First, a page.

Russian-born US biochemist, who won the 1952 Nobel Prize for Physiology or Medicine for his discovery of the antibiotic streptomycin.
After emigrating to the USA in 1910, Waksman studied at Rutgers University and the University of California, from which he received his PhD in 1918. He returned to Rutgers as a lecturer in soil microbiology, becoming professor (1930–40) and then professor of microbiology (1940–58). He was made emeritus professor on his retirement in 1958.
Waksman's special field was soil microbiology, in particular the role of fungi and bacteria in the decomposition of organic matter and humus formation. He wrote Principles of Soil Microbiology (1927), one of the most comprehensive works on the subject at that time. The discovery of penicillin's therapeutic potential encouraged Waksman to investigate the soil microorganisms called actinomycetes in the hope of finding new antibiotics (a term introduced by Waksman in 1941). In 1944 he announced the discovery of streptomycin, which he had isolated from Streptomyces griseus. This was the first safe antibiotic found that was effective against Gram-negative bacteria, including the species responsible for tuberculosis, which are resistant to penicillin. He later discovered another antibiotic, neomycin, obtained from Streptomyces fradiae. This is used to treat bowel infections and local skin or eye infections. Waksman's autobiography, My Life with the Microbes, was published in 1954.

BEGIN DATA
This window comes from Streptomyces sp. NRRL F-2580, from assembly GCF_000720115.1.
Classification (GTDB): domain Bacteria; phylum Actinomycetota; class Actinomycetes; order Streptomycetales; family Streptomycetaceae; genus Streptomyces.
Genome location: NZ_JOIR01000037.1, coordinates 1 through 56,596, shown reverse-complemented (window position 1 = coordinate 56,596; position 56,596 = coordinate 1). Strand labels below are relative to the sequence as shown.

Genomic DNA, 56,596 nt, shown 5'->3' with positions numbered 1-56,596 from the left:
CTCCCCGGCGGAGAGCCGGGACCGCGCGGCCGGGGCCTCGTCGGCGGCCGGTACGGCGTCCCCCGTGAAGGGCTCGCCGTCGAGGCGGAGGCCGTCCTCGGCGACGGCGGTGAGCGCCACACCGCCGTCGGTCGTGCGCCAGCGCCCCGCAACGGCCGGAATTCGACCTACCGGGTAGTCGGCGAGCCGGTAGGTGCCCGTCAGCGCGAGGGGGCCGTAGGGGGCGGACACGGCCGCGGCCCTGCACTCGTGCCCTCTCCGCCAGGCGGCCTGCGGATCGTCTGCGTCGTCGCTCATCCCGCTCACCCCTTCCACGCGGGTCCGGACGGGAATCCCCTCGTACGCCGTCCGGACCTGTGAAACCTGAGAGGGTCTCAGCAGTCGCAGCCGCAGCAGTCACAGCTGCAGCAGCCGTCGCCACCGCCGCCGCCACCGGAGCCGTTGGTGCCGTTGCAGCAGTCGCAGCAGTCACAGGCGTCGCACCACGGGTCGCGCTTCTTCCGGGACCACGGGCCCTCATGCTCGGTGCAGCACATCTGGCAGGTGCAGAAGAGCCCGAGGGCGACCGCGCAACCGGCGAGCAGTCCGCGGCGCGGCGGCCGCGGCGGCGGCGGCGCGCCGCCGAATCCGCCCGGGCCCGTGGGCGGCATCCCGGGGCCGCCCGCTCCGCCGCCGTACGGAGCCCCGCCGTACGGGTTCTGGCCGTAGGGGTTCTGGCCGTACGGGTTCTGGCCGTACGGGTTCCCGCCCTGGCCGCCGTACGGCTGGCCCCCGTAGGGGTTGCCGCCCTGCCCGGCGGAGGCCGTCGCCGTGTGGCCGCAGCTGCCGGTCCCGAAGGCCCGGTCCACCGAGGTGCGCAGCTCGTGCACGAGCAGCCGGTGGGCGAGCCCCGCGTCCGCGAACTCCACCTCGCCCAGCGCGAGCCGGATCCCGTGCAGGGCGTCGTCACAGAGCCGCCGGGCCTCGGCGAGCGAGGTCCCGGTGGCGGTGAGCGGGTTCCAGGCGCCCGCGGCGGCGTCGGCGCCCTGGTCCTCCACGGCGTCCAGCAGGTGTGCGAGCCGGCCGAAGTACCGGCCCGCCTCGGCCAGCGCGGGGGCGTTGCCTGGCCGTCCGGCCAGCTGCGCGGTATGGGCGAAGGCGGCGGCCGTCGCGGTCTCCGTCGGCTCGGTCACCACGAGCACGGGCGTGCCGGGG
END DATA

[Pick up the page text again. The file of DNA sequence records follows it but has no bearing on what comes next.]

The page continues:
Subjects: Contemporary History (Post 1945) — Science and Mathematics.